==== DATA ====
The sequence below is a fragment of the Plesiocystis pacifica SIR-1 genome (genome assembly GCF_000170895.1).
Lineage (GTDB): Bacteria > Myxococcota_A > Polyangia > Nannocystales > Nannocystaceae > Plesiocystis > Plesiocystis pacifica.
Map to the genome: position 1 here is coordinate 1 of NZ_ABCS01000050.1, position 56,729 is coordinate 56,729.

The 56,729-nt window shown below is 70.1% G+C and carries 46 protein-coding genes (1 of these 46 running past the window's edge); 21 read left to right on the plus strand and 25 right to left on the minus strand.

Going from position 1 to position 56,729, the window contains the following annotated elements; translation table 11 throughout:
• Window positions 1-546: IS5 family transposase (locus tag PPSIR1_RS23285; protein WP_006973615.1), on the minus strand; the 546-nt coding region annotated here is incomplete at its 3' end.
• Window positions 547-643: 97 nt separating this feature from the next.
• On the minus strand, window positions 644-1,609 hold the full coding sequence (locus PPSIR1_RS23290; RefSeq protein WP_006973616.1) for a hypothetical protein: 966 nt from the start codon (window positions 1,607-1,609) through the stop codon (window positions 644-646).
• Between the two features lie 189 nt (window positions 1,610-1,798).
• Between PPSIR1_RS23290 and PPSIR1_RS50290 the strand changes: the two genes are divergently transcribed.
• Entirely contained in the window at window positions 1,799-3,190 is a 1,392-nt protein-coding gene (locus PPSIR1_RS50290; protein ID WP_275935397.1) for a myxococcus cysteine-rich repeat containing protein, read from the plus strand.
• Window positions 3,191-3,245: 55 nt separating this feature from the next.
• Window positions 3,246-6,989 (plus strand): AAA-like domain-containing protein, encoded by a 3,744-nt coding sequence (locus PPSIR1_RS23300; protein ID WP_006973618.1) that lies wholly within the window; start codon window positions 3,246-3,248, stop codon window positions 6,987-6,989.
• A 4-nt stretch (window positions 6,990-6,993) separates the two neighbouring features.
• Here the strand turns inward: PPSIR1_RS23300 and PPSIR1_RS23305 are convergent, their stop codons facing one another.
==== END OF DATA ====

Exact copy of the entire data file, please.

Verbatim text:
The sequence below is a fragment of the Plesiocystis pacifica SIR-1 genome (genome assembly GCF_000170895.1).
Lineage (GTDB): Bacteria > Myxococcota_A > Polyangia > Nannocystales > Nannocystaceae > Plesiocystis > Plesiocystis pacifica.
Map to the genome: position 1 here is coordinate 1 of NZ_ABCS01000050.1, position 56,729 is coordinate 56,729.

The 56,729-nt window shown below is 70.1% G+C and carries 46 protein-coding genes (1 of these 46 running past the window's edge); 21 read left to right on the plus strand and 25 right to left on the minus strand.

Going from position 1 to position 56,729, the window contains the following annotated elements; translation table 11 throughout:
• Window positions 1-546: IS5 family transposase (locus tag PPSIR1_RS23285; protein WP_006973615.1), on the minus strand; the 546-nt coding region annotated here is incomplete at its 3' end.
• Window positions 547-643: 97 nt separating this feature from the next.
• On the minus strand, window positions 644-1,609 hold the full coding sequence (locus PPSIR1_RS23290; RefSeq protein WP_006973616.1) for a hypothetical protein: 966 nt from the start codon (window positions 1,607-1,609) through the stop codon (window positions 644-646).
• Between the two features lie 189 nt (window positions 1,610-1,798).
• Between PPSIR1_RS23290 and PPSIR1_RS50290 the strand changes: the two genes are divergently transcribed.
• Entirely contained in the window at window positions 1,799-3,190 is a 1,392-nt protein-coding gene (locus PPSIR1_RS50290; protein ID WP_275935397.1) for a myxococcus cysteine-rich repeat containing protein, read from the plus strand.
• Window positions 3,191-3,245: 55 nt separating this feature from the next.
• Window positions 3,246-6,989 (plus strand): AAA-like domain-containing protein, encoded by a 3,744-nt coding sequence (locus PPSIR1_RS23300; protein ID WP_006973618.1) that lies wholly within the window; start codon window positions 3,246-3,248, stop codon window positions 6,987-6,989.
• A 4-nt stretch (window positions 6,990-6,993) separates the two neighbouring features.
• Here the strand turns inward: PPSIR1_RS23300 and PPSIR1_RS23305 are convergent, their stop codons facing one another.